Now, my heart hurts while participating in a worship gathering that celebrates military violence, when I see American Christians confusing Christianity with nationalism or observing how Evangelicals are known more for their pro-war stance then their commitment to serving the “least of these.”
With the above lamented, I’ve also seen the beauty that comes out of Jesus’ message. I’ve been able to learn about and support peace-making teams. I was able to play a small part in the conversion from nationalism to the Kingdom of God in the life of a close friend who is also a church member and Iraq war veteran. This young man is now sharing his conversation story with anyone open-minded enough to listen. I’ve been able to help some members of my congregation take steps toward a lifestyle of peace or to at least begin considering the option. I’ve even begun dreaming of ways I could begin educating my own denomination about Jesus’ message of nonviolence. I’ve been able to find a middle ground that respects good-hearted Christian brothers and sisters who risk their lives for what they believe by serving in the military while still challenging those fellow Christians to take the words of Jesus seriously.
Finally, I’ve developed a deep respect for the testimony of Mennonites. From your steadfast commitment to beliefs despite the murderous persecution of the European State and Church to your ability to reform mental health hospitals as a result of your refusal to kill for your nation during WWII; the Mennonite commitment to take Jesus seriously shines brightly in a nation full of Christians who easily disregard Jesus’ teachings for the sake of their nation.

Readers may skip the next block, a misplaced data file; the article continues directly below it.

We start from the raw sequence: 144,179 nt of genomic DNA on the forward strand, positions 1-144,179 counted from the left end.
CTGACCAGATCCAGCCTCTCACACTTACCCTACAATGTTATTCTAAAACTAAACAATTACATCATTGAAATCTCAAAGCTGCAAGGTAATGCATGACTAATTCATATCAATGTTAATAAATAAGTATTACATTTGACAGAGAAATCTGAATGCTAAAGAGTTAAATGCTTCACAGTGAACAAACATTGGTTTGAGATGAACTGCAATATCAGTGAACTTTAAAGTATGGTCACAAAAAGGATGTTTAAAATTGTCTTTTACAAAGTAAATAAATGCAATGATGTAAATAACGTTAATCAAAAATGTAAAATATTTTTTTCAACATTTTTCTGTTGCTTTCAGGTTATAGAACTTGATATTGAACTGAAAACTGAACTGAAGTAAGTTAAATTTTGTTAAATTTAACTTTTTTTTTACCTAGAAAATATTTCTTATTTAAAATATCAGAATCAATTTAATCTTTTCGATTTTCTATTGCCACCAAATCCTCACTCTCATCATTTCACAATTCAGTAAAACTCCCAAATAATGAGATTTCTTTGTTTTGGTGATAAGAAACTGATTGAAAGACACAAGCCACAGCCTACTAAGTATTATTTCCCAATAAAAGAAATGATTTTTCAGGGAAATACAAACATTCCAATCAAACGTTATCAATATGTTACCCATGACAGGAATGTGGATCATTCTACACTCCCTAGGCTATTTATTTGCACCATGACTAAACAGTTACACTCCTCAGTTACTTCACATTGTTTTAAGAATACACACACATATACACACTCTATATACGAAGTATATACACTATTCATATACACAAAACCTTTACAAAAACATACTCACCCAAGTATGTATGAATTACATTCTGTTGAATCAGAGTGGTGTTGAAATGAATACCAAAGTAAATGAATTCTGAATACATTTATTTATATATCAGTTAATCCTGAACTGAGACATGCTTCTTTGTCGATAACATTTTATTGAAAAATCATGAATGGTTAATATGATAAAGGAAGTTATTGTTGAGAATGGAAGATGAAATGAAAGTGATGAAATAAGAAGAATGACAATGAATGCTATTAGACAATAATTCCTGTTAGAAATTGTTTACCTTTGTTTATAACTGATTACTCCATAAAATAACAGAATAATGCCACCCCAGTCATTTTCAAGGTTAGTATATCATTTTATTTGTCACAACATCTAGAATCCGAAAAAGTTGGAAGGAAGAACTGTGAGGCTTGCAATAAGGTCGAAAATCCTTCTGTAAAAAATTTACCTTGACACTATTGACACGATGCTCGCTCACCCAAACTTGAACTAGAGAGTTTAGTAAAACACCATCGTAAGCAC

I’ve been wanting to write this letter for about a year now and I’m glad to finally get around to it. I thought you’d like to know how a small Kingdom seed planted almost 7 years ago is now bearing Kingdom fruit. If you’d like to contact me, I’ve enclosed by business card.
Grace and Peace,

Donnie Miller

Wednesday, October 20, 2010

Worship or Manipulation?

I'm going to repost a video I shared earlier, because I just heard an interesting discussion regarding the point of the video.

To listen to an interesting discussion regarding worship or manipulation, click on this link. The first 12 minutes of this podcast is spent disussing that difference.

I used to be right with all of that but as you can maybe tell, I've changed my perspective somewhat. Also, God does work through that, clearly. However, I think it's kind of missing the point, too.

Monday, October 18, 2010

Blessing Sunday

I'm a little late on posting this, but on Sunday, Oct. 10th we had a "blessing Sunday." One week before, however, I challenged everyone to bless three people during the week, making sure one of those people didn't deserve the blessing, then share those blessing stories the next Sunday. I also gave the biblical foundation for this role of blessing others. Most of our time that Sunday morning was spent in small groups, sharing our blessing stories. It was a very powerful time. That afternoon, our Advisory Council shared some ideas on how we could make the sharing of blessing stories a regular part of our time together. The main idea was that we'd make the question "how were you a blessing to someone during the past week" a regular part of our discussion time.

I'll post an excerpt from my message on Oct. 3rd below, but I want to share some reasons for why we're focusing on blessing others.

First of all, I'm trying to deconstruct the attractional idea of church that most of us hold onto. I keep telling our people that church is not a place to which they go, it's a people we are. Church isn't Sunday AM at 10:30 at PRMS, it's a 24-7 lifestyle. We can't go to church anymore than someone can go to the Miller family. The Miller family can have regular get-togethers that we attend but we're always the Miller family whether we're together or not. The same is true of church. By sharing what has happened during the previous week, I'm hoping we get a clearer picture of church as a lifestyle, not a place or organization.